Tony (Anthony Edward) Da descended from a most talented family of potters at San Ildefonso Pueblo. His father, Popovi Da, was one of the first pueblo potters to break with tradition and create something other than black-on-black pottery. Likewise, his grandparents, Maria and Julian Martinez, were even more ahead of their time when, in the early 1900s, they broke with tradition when they created the now-famous black-on-black pottery, breaking away at that time from the polychrome wares that were traditional. With such a talented family, Tony was destined to be talented and famous, and certainly he was.
Maria and Julian were the first to transform everyday utilitarian pottery into non-functional works-of-art pottery when they fully developed the black-on-black wares around 1925. Following his father’s (Julian) death in 1943, Popovi Da began assisting Maria, and by the 1950s he began infusing his own ideas into pottery making. Popovi began painting magnificent polychrome pieces reminiscent of his father’s early works. Then he began to experiment with inlaying turquoise into pottery. It was this technique that Tony picked up on and eventually perfected.
Tony was born in 1940 and in his early student years experimented in jewelry making and painting. Following a stint in the U.S. Navy, he returned to San Ildefonso in 1964, was fascinated with what Maria and Popovi were doing, and apprenticed himself to his grandmother.
Tony drew easily but selectively on his experience with both painting and jewelry. Early on, he worked in the two-tone black-and-sienna style, which Popovi Da introduced. He moved rapidly into the setting of turquoise into some of his wares, such as lidded vessels, bear fetishes, and sculptures of turtles. Indeed, Tony was the first pueblo potter to make extensive use of turquoise inlay in pottery. He next produced magical combinations of clay and wrought silver, as well as pottery inlaid with shell beads (hieshe). Tony’s work is immediately recognizable, and viewers have compared his more complex pieces to such objects as Middle Eastern jewelry boxes and Byzantine reliquaries.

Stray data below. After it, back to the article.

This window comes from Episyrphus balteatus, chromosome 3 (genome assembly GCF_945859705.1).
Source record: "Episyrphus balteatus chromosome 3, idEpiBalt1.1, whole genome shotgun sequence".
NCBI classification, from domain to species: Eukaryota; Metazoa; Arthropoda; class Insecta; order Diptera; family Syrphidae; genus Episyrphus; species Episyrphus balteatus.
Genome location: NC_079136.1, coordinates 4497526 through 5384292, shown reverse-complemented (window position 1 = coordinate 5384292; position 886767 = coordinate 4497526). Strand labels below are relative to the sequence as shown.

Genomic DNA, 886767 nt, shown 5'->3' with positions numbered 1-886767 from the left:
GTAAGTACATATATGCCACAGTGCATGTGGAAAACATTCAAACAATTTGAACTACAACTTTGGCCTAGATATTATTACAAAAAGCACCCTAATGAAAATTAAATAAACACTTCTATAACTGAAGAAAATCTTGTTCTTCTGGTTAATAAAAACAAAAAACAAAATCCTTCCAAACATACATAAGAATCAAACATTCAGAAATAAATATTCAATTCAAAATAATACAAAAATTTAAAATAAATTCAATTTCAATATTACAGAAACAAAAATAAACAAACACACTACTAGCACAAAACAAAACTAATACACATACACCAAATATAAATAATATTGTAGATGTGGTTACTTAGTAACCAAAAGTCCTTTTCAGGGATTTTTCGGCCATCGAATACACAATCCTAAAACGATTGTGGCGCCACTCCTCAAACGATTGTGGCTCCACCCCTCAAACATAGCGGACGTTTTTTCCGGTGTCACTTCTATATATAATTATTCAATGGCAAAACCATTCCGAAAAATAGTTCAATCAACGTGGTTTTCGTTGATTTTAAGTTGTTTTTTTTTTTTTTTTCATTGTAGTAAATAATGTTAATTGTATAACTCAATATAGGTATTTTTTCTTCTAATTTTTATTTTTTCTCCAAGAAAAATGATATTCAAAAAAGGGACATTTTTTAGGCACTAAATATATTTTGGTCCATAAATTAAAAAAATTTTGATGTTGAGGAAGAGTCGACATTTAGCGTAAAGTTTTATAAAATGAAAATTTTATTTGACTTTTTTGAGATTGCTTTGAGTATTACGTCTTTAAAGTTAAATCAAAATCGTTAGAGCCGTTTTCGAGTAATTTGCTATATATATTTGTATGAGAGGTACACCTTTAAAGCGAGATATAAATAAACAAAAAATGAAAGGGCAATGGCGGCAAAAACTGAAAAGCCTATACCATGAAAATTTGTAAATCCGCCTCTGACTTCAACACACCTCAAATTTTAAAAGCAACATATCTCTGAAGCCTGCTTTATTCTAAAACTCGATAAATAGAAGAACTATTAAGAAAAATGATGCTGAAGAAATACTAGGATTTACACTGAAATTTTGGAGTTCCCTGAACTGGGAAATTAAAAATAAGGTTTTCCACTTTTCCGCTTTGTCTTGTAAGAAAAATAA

“Tony soon excelled as one of the pace-setting pioneers in incising designs into potterysurfaces, combining delicately etched images with inlay and red, sienna, or two-tone finishes to create works with wholly novel effects. A favorite incised motif was the avanyu, the plumed water serpent associated in pueblo lore with summer rains. In other pieces he used a buffalo with heartline, or motifs inspired by the prehistoric Mimbres culture, including the feather motif popularized by his grandfather. As a measure of his rapid progress, in 1967, just three years after beginning his apprenticeship with Maria, Tony’s works appeared with his grandmother’s and father’s in the definitive “Three-Generation Show,” an exhibition honoring the pottery art of the Martinez-Da families at the U.S. Department of the Interior in Washington, D.C.
Ever since, Tony Da’s inspired, innovative body of work has exerted an enormous impact on the look of pueblo ceramics. An artist of conspicuous ability and clear vision, he came upon an art scene very much in flux—thanks, in large part, to the efforts of his own family. Tony built something new upon the foundation provided by his predecessors. Tony was one of those rare figures who rise up from the artistic continuum, a gifted innovator whose work signaled significant changes in the mainstream of pueblo ceramics. When such contributions find favor, as his did right away, they work their way into the accepted vocabulary of the art form and within a generation come to be thought of as ‘traditional.’”
The Martinez-Da family was fraught with tragedy, especially on the male side. Julian Martinez died prematurely in 1943, at the age of 46 years. He was at the peak of his career. Popovi Da, likewise, died early, in 1971, at the youthful age of 48 years. Tony’s career ended abruptly on Friday, April 15, 1982*, at the age of about 42 years, as the result of an off-road motorcycle accident that precluded his return to pottery making (he did continue painting). With the wonderful artistic creation left to us by these remarkable men, one must wonder what they would have gone on to do had they been able to create for another ten or twenty years.
Source: Adobe Gallery Art of the Southwest Indian